It’s safe to say that, even today, nice girls don’t dream of hanging out in a pool hall while wearing only a bra. Contemporary lingerie ads usually look a lot more like the one at the very bottom of this page—fleshy, of course, if not exactly surprising.
But in 1963, when the ad below (scroll down to see it) ran in the pages of Life magazine, nice girls were indeed surprised—specifically, by a rather immodest scenario (one of many) from the creative mind of Kitty D’Alessio, working as a Manhattan copywriter decades before she’d become president of Chanel. It was called the "I Dreamed" campaign, and it was so successful that Maidenform would run it for 20 years. Each ad featured a woman confessing she’d dreamt of wearing her Maidenform bra while doing something manly or socially assertive—going on safari, winning an election or, in this case, shooting a little nine-ball. By comparison, even the come-hither stare of the Victoria’s Secret model opposite barely warrants a PG rating.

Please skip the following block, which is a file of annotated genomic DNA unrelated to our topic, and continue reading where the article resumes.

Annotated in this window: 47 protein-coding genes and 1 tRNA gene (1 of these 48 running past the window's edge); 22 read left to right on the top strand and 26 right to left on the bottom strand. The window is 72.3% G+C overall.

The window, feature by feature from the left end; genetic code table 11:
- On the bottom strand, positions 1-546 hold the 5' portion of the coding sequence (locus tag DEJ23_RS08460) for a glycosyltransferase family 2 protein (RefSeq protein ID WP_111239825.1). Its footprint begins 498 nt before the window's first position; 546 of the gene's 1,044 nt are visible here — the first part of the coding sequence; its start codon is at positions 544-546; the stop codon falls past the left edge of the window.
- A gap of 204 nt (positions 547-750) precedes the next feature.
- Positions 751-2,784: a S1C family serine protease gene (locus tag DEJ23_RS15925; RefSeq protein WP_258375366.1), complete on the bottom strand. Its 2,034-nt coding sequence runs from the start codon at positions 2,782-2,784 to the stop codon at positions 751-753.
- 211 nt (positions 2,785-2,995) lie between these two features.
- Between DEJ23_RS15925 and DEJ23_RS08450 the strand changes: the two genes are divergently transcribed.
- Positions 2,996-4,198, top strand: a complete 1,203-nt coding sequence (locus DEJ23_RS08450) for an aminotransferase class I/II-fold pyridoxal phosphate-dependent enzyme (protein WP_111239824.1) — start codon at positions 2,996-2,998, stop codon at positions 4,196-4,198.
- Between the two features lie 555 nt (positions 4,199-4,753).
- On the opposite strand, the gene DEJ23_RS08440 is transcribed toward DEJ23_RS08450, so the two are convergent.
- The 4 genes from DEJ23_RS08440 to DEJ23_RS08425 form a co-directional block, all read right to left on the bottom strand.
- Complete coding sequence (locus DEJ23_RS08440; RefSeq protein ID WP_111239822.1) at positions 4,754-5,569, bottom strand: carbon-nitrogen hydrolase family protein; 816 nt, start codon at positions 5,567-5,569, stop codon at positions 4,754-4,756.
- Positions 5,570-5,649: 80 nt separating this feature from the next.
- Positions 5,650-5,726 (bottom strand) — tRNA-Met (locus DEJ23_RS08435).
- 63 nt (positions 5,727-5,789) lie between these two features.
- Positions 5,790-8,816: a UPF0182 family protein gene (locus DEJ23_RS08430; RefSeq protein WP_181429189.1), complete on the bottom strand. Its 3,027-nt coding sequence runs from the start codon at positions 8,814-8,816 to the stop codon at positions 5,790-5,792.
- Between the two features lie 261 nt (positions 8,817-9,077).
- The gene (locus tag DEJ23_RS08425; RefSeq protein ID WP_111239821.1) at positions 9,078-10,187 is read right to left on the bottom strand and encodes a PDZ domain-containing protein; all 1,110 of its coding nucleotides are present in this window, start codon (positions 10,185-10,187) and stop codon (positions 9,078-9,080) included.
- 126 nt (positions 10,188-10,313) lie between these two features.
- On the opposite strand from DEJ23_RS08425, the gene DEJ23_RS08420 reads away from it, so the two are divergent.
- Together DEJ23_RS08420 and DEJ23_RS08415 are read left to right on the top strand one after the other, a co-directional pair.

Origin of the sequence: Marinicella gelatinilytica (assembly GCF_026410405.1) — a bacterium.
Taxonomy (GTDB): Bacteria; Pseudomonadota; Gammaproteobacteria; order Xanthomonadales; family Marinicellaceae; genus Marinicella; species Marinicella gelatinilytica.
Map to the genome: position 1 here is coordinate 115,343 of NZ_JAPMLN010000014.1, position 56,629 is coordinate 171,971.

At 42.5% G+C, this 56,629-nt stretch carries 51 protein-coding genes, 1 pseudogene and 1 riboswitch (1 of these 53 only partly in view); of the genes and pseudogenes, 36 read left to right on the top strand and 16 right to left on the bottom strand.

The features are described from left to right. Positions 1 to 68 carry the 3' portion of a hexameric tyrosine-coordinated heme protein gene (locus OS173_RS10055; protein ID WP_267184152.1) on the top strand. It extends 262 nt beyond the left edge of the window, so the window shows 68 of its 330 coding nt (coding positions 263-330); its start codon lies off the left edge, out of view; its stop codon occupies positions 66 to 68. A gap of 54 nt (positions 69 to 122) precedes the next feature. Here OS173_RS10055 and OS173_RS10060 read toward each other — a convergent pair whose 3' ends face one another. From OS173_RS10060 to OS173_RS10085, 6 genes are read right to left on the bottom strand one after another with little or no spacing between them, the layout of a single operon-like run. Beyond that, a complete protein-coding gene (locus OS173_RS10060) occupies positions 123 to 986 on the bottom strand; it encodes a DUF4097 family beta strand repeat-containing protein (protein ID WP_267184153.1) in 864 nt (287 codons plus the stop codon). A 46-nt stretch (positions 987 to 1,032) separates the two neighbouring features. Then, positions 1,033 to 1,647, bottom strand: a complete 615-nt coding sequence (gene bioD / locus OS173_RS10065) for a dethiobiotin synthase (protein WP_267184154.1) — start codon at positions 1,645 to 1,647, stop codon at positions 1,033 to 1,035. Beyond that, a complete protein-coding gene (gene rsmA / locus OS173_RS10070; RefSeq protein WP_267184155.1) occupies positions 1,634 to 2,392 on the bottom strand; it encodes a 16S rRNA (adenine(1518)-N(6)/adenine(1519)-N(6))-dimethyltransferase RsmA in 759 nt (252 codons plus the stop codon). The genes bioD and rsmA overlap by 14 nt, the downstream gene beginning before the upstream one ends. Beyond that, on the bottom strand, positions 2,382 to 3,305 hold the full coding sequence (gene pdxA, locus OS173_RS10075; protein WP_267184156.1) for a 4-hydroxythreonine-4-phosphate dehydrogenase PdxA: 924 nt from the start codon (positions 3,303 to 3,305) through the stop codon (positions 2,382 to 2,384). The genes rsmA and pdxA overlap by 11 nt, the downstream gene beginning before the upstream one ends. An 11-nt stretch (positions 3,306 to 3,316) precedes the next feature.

Still, Maidenform’s approach does beg an obvious question: What on earth did a bra have to do with playing pool? Nothing, really. "It was a silly concept—silly and mildly scandalous," said veteran adman Bob Hoffman, CEO of Hoffman | Lewis. "The silliness was forgiven by the 'dream' contrivance. The scandalousness was a little more subtle. It wasn’t the first time America saw a model in a bra—but it may have been the first time we saw a model in a bra in a social situation. What made the campaign so powerful was exactly this juxtaposition of incongruities."
Regrettably, the passing of 48 years has rendered the once powerful into the comical (was this woman’s hairdo shaped like her bra on purpose?) But one thing’s beyond dispute: The "I Dreamed" campaign was meant to turn heads—and that, it still does.
Asked to appraise the 2010 Biofit ad below, Hoffman said: "It’s a generic ad featuring a model in a coquettish pose that looks like a zillion other supermodels in coquettish poses."
For the record, the model is Adriana Lima—the fourth top-earning supermodel in the world, who took home $7.5 million last year. And good for her. But what’s the message to ordinary-looking consumers? Beats us.
"It lacks the one thing that differentiates an ad from a catalog page," Hoffman added—"that quaint old thing called a concept."